Note to self: When I get back, I need to rent the recent Steve Martin/Eddie Murphy comedy Bowfinger. My friend Mike told me before I left that some scenes of the movie were shot here. (Of course, it's not the only movie with scenes that were filmed here, but it is perhaps the most recent.)
On the way back to the car I bounce an idea off Wade about my as-yet-unfinished "Do No Harm" pitch. He responds with some comments. Wade's still convinced I should pitch a story about an exploding tanker truck. That's a running gag for us. We're always talking about the worst possible endless chain-reaction vehicular mega-crash, in which an exploding tanker truck is somehow involved along with mass destruction that absurdly causes disaster after cascading disaster. We even considered developing a Web page where a tanker truck blows up and visitors would have to add something to the chain-reaction story to keep it going. But we realized it probably wouldn't be of much interest to anyone but us. (We of course loved the opening sequence of Lethal Weapon 4, because it featured a tanker truck that not only exploded, but did a back-flip 30 feet into the air and landed on a police car. Awesome!)
Yes, we are in severe need of therapy. In addition to exploding tanker trucks, we of course make constant gestures to each other that simulate throwing the other over the observatory walkway ledge and down the hill.
2:00 p.m. HOTEL CHECK-IN — We check into our hotel, the Guesthouse Inn near Beverly Blvd. and Fairfax Ave. It's like a compact hotel. Everything seems tightened in to save space. The room is average. Average is all we were looking for, so no problem. Two beds, a bathroom, and a TV. It's a hotel room. Works for me.
But you would not believe the parking garage under this place. It is the most damnably compressed parking design I have ever seen. Whoever designed it should be shot (or forced to escape his garage every day). First there's a slope that's probably about 35 degrees downward. Then at the bottom there's an opening that leads into the garage where you have to make a 90 degree right turn. This turn was not engineered with the insight that cars cannot change shape as they change direction. Making this turn is akin to a semi-truck trying not to make a "wide right turn." Now Wade's wishing he had opted to go with the compact rental car. "Tight" is an understatement. This is a joke.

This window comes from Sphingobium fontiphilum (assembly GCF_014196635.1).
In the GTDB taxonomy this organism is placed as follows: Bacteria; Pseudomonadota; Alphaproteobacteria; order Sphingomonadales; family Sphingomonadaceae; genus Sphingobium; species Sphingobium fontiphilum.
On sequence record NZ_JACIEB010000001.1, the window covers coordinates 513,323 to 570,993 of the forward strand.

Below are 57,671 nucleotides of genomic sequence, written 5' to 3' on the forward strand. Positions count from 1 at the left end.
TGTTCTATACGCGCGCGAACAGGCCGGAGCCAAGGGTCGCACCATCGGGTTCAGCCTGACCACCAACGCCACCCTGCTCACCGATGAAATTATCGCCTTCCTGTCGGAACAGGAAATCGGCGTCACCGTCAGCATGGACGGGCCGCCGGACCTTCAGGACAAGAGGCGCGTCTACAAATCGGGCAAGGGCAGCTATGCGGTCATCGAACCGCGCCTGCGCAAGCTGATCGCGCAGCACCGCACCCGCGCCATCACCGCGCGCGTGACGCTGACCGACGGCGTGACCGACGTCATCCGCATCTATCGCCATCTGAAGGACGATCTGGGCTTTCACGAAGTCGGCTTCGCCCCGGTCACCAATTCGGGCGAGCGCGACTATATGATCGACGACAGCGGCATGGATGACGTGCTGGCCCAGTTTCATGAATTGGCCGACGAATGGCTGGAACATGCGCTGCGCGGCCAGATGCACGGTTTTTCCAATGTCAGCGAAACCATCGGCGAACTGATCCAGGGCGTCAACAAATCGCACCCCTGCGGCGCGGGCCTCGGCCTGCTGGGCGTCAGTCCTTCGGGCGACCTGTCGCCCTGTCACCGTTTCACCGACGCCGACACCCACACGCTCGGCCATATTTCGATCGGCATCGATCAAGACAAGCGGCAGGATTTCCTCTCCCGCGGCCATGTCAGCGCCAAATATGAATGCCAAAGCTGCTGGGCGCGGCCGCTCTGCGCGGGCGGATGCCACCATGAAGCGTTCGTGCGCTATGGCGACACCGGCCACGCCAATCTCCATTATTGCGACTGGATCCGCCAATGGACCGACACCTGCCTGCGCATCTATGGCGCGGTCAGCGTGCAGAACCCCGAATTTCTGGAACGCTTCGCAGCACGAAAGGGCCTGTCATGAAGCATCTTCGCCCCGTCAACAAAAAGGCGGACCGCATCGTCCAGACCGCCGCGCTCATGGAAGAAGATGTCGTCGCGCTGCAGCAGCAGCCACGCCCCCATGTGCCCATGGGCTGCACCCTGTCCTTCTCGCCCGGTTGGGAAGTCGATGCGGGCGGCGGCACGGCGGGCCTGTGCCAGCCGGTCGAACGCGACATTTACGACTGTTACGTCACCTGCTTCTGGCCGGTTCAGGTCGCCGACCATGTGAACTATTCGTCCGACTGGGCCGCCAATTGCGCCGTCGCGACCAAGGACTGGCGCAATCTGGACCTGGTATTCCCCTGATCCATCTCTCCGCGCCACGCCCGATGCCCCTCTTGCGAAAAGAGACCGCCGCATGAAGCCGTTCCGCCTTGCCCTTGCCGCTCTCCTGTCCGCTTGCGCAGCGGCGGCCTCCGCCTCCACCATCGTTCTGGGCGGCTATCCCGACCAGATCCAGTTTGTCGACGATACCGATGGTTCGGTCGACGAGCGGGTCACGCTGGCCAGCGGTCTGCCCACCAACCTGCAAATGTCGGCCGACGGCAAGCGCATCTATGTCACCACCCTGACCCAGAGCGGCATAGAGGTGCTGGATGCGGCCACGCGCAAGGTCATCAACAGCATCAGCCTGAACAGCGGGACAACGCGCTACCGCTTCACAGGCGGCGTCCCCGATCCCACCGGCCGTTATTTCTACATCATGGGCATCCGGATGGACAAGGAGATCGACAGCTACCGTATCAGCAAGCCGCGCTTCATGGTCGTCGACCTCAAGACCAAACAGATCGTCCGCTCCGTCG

It turns out that CBS Television City (where we're going to see Dennis Miller tonight) is literally across the street from our hotel. But then Wade realizes that he can't find the pass to the studio. He looks everywhere through his stuff and can't find it. Now he's pissed at himself the way I was about the maps earlier. Amusingly, after 15 minutes of being convinced we won't be seeing Dennis Miller after all, Wade finds the studio pass under the driver's seat in the car. Heh.
2:45 p.m. FAIRFAX AVE. — Well, we've got time to waste, so we decide to walk around the nearby area and see if there are any interesting shops to see. There aren't. We walk around the block and head back to the hotel.
Getting out of the parking garage proves to be even harder than getting in, because now our front wheels (you know, the ones that turn) are going in the other, more difficult direction through the turn angle. It takes us three minutes to navigate this mess. I actually get out of the car and direct Wade to tell him when he's within one inch on either side of the wall. There's just zero maneuvering room. Wade decides he will not be using the parking garage for the rest of our stay. Parking on the street would be far easier. What's funny is that we later would see an SUV trying to get out — we wouldn't wait it out to see how that little adventure would end, though.
Anyway, onto the real reason we're out here...
3:40 p.m. PARAMOUNT STUDIOS, 5555 MELROSE AVE., HOLLYWOOD — We find we're getting pretty good at finding our way around this town, or at least the small area that we're exploring. We drive up to the studio entrance gate, where a "drive-on" has been arranged under my name. The guard gives us a map of the studio lot and directs us to the parking area, and we get out the car and I'm thinking, "Well, here we are." I just need to make my way down to the Hart Building where the Star Trek offices are located. (First some photos, naturally.) The front part of the studio lot is surreal — a cross between a theme park (sans rides) and an upscale college campus.